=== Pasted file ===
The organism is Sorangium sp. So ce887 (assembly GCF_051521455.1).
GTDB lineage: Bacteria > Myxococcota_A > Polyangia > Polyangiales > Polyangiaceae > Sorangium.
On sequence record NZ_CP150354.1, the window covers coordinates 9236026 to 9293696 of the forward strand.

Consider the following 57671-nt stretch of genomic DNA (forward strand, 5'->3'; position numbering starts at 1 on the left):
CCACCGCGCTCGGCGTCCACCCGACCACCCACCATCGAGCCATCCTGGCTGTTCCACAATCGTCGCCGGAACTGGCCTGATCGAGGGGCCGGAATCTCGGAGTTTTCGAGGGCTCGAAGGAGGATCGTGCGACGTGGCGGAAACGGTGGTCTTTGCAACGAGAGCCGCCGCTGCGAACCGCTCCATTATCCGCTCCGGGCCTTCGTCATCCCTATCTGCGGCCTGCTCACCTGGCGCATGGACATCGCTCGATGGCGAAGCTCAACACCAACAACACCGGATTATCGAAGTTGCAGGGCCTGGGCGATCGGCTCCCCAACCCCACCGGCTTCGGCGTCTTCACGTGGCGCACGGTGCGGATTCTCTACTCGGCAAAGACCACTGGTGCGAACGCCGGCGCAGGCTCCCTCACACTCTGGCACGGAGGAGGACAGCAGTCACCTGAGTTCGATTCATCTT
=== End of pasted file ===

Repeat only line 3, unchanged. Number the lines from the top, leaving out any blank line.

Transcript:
On sequence record NZ_CP150354.1, the window covers coordinates 9236026 to 9293696 of the forward strand.